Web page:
Restaurant food: How to decode the menu
August 2013By Mary Jane Schier
About 130 million Americans will eat out on any given day this year. While dining out shouldn’t mean “pigging out,” picking a salad over cheese fries can sometimes be difficult.
The American Cancer Society says that making good dietary choices is one of the most important things you can do to reduce your risks for cancer. But nutritional experts say many of us don’t make good dining choices aimed at preventing cancer and other costly, life-shortening diseases.
Low-cost food can create high-cost problems
Even people who prepare healthy food at home often seem bashful – or bewildered – about ordering low-fat meals in a restaurant or the drive-through.
With more restaurants and fast-food chains offering super-sized meals, many people are overeating. This is especially true of foods high in fat, sugar and salt. These habits can prove more expensive in the long run because they can actually cause costly health problems, including cancer.
Sally Scroggs, a nutrition expert in MD Anderson’s Cancer Prevention Center, suggests several basic strategies for eating out that will help you steer clear of diet-sabotaging menu items.
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1. Balance your daily calorie budget
Think about what, and how much, food you eat during an entire day. If you’re heading to a fabulous, flatbread pizza place in the evening, eat a low-calorie breakfast and lunch packed with fruits and vegetables. This way, you won’t blow your calorie budget if you eat a heavier meal in the evening.
You also don’t want to get to the restaurant starving. Eat a piece of fruit before you go out. It will help you control your portion size. Include a variety of fruits and vegetables in your order, especially if you need to lose weight. Just remember, a veggie side dish does not make a fatty entrée healthier.
2. Ask for nutritional details
Don’t be afraid to seek out nutrition information about menu items. Restaurants know they need satisfied customers. Just remember not all restaurants share accurate information on each dish. Be smart and if you’re unsure about the numbers, stick to baked, grilled or broiled dishes loaded with vegetables.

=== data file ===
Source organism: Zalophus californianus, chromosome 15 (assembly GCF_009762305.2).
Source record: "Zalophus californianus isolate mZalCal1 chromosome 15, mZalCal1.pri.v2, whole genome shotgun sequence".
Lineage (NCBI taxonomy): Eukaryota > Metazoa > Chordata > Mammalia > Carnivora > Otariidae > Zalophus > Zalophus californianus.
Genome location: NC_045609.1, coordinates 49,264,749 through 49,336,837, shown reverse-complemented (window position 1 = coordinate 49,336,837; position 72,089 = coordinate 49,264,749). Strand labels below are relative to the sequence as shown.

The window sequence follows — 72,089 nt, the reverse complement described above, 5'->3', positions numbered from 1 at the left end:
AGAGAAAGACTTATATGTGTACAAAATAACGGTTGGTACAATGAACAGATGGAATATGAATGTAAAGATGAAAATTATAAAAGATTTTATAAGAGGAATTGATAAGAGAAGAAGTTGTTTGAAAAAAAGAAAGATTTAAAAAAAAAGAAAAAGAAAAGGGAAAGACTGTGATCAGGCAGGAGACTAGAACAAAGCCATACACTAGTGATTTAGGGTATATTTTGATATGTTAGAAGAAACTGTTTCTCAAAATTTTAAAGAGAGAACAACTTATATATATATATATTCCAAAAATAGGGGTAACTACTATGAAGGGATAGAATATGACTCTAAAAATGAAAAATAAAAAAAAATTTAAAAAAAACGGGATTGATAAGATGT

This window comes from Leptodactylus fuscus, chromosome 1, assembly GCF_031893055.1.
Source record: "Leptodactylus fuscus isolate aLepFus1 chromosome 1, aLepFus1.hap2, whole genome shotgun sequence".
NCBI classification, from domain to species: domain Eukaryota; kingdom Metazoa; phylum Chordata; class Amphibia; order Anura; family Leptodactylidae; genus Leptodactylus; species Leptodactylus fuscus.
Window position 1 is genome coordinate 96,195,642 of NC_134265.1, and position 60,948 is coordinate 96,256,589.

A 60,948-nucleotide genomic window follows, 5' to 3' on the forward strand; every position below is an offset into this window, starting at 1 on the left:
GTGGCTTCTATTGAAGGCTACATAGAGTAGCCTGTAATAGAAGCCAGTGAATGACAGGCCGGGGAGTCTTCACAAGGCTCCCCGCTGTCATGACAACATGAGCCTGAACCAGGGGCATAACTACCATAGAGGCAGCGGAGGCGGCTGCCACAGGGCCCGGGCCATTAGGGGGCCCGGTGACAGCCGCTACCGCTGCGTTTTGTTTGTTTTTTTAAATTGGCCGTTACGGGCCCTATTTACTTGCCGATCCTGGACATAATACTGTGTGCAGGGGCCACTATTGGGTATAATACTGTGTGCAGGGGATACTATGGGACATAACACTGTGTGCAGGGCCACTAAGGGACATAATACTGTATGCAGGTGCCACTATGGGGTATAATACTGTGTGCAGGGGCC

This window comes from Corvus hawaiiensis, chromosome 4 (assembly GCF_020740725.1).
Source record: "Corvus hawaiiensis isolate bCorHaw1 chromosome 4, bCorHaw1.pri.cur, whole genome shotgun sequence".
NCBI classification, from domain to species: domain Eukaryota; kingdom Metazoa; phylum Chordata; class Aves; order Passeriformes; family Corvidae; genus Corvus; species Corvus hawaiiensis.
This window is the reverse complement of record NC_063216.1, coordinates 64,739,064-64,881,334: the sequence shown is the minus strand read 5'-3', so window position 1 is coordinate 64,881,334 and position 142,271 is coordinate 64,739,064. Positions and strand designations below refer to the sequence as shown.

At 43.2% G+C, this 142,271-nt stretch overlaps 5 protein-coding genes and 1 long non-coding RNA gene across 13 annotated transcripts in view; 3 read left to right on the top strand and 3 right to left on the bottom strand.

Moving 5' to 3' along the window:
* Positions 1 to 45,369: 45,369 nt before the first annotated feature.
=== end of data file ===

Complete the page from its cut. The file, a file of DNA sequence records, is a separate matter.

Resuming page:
3. Don’t be fooled by attractive menus
Don’t decide what to eat based on the mouthwatering photo highlighted on the menu. Entrees never look as good on the table as they do in the picture. Be strong and stick to the menu item you know is best for you.
Watch out for tempting menu items with names such as “Triple Chocolate Volcano.” Triple the size or taste of a dish, and you’ll eat three times the average number of calories.
4. Avoid all-you-can-eat buffets
Indulging in unlimited amounts of food at all-you-can-eat buffets is no bargain! But if you do find yourself staring at an unlimited buffet feast, select modest portions of healthy foods to fill one plate. Resist the temptation to return for seconds.
Use this plan-of-attack when filling your plate:
- Load your plate with extra veggies and fruit first
- Choose chicken or fish entrees instead of beef or pork
- Stay away from anything fried or battered
5. Customize your meal
Request that foods be prepared and served to your personal specifications.
- Ask for entrees to be broiled, baked or grilled without added fats, such as oil and butter.
- Request that low-calorie salad dressings, like those made with oil and vinegar instead of cream, be served on the side.
- Say no to sour cream and bacon.
- Signal the waiter to remove baskets of chips or bread to avoid nibbling.
- Drink water or unsweetened beverages instead of soda or alcoholic beverages.
- Order fruit or yogurt for dessert.
6. Share entrees or get to-go boxes
Most restaurants today serve menu items two to three times as big as they should be. If you’re confronted with huge portions at any restaurant, share an entrée with your fellow diner or request a to-go box and pack up half of your meal before you even start eating.
“Being prepared is a must when eating out,” Scroggs says. “You can eat a healthy meal at almost any restaurant if you do it right!”